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Electrical energy is the energy newly derived from electric potential energy or kinetic energy. When loosely used to describe energy absorbed or delivered by an electrical circuit (for example, one provided by an electric power utility) "electrical energy" talks about energy which has been converted from electric potential energy. This energy is supplied by the combination of electric current and electric potential that is delivered by the circuit. At the point that this electric potential energy has been converted to another type of energy, it ceases to be electric potential energy. Thus, all electrical energy is potential energy before it is delivered to the end-use. Once converted from potential energy, electrical energy can always be called another type of energy (heat, light, motion, etc.).
In addition to the workplace hazards generally faced by industrial workers, electricians are also particularly exposed to injury by electricity. An electrician may experience electric shock due to direct contact with energized circuit conductors or due to stray voltage caused by faults in a system. An electric arc exposes eyes and skin to hazardous amounts of heat and light. Faulty switchgear may cause an arc flash incident with a resultant blast. Electricians are trained to work safely and take many measures to minimize the danger of injury. Lockout and tagout procedures are used to make sure that circuits are proven to be de-energized before work is done. Limits of approach to energized equipment protect against arc flash exposure; specially designed flash-resistant clothing provides additional protection; grounding (earthing) clamps and chains are used on line conductors to provide a visible assurance that a conductor is de-energized. Personal protective equipment provides electrical insulation as well as protection from mechanical impact; gloves have insulating rubber liners, and work boots and hard hats are specially rated to provide protection from shock. If a system cannot be de-energized, insulated tools are used; even high-voltage transmission lines can be repaired while energized, when necessary.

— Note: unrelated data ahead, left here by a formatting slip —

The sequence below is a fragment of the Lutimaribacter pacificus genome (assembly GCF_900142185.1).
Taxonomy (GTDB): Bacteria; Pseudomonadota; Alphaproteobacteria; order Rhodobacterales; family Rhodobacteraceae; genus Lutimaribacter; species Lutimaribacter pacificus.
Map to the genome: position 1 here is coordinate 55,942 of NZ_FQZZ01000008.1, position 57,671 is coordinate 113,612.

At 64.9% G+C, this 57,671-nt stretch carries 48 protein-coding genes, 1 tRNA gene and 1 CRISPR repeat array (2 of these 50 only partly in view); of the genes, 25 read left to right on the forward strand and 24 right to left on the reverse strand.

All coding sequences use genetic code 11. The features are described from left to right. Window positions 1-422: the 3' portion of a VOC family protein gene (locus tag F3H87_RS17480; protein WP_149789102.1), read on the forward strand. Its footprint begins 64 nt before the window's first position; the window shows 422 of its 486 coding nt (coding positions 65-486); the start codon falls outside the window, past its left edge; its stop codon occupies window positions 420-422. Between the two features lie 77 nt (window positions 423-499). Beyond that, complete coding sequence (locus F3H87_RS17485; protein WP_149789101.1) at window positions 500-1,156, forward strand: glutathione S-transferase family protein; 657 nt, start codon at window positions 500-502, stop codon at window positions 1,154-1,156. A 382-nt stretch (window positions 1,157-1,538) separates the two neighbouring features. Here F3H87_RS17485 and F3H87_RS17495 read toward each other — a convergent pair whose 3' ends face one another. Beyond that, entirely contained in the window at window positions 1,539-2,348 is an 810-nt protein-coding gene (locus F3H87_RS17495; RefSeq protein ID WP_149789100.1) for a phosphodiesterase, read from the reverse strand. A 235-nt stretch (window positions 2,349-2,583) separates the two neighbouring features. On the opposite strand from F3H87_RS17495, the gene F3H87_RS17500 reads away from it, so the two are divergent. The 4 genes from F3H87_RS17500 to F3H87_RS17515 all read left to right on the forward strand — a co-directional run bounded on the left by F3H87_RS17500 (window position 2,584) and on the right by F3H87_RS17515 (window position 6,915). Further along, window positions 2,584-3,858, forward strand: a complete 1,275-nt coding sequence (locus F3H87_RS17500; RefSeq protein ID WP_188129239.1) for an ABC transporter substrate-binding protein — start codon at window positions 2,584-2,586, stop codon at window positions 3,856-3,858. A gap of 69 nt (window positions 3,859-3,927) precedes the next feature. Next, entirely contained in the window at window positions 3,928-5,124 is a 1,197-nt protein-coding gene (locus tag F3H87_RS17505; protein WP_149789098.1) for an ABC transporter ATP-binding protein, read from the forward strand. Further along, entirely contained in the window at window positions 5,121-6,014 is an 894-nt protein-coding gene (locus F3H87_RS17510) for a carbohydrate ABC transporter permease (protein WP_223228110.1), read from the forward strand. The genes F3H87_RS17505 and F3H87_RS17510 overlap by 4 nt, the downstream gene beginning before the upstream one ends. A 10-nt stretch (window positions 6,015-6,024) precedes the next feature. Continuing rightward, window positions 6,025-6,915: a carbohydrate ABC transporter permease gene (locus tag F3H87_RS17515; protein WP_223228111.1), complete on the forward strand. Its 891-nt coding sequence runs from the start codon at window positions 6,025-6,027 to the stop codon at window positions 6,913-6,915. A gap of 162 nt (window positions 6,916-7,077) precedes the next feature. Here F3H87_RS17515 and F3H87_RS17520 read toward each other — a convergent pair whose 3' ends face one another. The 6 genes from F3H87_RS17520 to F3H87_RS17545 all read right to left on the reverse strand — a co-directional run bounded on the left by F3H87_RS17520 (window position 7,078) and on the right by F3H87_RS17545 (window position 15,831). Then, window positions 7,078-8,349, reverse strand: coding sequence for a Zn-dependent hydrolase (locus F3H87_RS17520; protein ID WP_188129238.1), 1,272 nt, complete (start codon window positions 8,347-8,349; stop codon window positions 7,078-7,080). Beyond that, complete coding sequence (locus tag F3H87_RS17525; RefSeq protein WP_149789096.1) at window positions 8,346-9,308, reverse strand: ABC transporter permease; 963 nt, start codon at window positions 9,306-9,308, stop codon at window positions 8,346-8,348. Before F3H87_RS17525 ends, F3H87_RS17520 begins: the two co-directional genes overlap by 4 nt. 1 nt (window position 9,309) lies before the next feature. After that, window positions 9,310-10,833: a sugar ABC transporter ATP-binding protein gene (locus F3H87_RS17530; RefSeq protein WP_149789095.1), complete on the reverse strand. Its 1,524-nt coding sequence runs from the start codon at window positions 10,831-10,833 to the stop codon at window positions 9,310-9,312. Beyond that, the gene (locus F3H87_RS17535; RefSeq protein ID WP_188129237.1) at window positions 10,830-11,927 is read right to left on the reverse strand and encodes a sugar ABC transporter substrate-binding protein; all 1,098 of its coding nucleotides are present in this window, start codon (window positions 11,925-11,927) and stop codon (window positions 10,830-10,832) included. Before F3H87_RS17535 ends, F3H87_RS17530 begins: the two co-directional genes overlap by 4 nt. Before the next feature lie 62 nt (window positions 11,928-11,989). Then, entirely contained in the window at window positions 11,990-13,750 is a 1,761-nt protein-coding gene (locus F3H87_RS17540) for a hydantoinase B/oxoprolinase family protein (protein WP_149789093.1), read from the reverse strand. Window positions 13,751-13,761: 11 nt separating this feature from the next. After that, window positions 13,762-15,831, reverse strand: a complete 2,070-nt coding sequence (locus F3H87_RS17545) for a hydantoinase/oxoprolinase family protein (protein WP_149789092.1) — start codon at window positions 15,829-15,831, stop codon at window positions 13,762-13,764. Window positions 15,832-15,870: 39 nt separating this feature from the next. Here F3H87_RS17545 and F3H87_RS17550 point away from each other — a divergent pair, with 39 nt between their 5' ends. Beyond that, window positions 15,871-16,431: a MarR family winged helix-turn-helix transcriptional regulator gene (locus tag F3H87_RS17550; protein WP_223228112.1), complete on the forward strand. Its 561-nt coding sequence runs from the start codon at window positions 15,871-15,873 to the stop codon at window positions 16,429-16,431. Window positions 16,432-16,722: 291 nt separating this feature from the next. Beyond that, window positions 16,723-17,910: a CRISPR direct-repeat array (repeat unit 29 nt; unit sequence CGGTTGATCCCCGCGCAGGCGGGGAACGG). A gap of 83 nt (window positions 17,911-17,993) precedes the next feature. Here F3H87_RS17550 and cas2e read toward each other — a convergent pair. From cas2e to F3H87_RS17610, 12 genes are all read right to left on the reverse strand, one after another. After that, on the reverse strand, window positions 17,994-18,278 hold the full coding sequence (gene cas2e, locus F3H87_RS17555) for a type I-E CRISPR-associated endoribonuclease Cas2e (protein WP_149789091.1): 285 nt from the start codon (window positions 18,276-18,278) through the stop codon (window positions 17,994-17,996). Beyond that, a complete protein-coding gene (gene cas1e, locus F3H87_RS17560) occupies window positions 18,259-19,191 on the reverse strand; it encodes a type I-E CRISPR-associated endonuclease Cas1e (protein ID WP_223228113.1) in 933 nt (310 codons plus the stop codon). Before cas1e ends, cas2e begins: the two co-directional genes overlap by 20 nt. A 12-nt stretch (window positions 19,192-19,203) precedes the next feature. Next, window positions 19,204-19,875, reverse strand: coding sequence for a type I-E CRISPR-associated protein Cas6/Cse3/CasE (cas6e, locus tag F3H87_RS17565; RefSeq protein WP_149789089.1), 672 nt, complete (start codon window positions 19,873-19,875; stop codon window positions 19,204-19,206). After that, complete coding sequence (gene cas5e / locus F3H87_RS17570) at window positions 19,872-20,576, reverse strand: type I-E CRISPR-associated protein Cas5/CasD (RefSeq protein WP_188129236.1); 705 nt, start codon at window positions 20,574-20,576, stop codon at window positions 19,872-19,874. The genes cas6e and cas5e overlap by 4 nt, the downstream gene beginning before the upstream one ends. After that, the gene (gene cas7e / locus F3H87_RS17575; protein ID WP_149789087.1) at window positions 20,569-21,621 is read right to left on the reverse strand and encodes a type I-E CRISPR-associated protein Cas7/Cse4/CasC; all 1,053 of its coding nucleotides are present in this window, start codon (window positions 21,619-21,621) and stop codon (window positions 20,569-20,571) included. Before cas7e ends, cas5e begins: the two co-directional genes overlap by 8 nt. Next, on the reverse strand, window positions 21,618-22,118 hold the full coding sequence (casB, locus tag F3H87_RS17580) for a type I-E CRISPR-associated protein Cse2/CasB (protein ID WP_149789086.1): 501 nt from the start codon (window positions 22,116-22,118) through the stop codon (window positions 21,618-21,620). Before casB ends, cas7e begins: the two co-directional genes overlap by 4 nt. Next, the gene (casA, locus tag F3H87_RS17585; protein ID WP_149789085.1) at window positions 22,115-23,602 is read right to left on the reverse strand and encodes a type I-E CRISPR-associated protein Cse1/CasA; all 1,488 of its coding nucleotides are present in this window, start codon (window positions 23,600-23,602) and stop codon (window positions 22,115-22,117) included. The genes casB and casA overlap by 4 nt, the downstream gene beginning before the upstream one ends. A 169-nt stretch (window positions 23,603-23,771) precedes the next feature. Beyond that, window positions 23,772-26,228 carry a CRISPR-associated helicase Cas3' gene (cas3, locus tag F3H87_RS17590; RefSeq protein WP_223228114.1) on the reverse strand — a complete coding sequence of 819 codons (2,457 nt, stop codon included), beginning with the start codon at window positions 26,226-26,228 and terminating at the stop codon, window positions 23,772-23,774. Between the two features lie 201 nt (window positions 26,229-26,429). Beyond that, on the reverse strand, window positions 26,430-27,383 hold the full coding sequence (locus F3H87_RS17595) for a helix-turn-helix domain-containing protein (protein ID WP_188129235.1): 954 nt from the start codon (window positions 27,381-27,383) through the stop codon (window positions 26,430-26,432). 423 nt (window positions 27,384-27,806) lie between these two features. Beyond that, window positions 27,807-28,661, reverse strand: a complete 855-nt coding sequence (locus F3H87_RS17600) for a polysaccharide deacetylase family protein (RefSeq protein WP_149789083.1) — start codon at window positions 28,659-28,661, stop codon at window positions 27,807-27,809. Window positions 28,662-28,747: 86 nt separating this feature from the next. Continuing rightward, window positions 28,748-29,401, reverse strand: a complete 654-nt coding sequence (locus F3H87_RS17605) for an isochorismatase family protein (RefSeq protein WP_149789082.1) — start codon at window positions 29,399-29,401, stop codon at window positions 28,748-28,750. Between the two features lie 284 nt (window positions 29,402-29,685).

Electrical workers, which includes electricians, accounted for 34% of total electrocutions of construction trades workers in the United States between 1992?2003.
Basic safety rules during contact with electricity are well known. However, in the case of a work such as electrical work daily contact with dangerous voltages may cause the vigilance of the employee is asleep. When an employee falls into a rut during the execution of orders, its security is threatened, and much easier for the accident. First of all, it is important to adequately protect the body from exposure to electricity. In addition, when touching the cables should always be touching the outer side of the hand, where possible, of course, since the shock hand grips on a same line and this may lead to disaster. It is worth remembering these basic principles.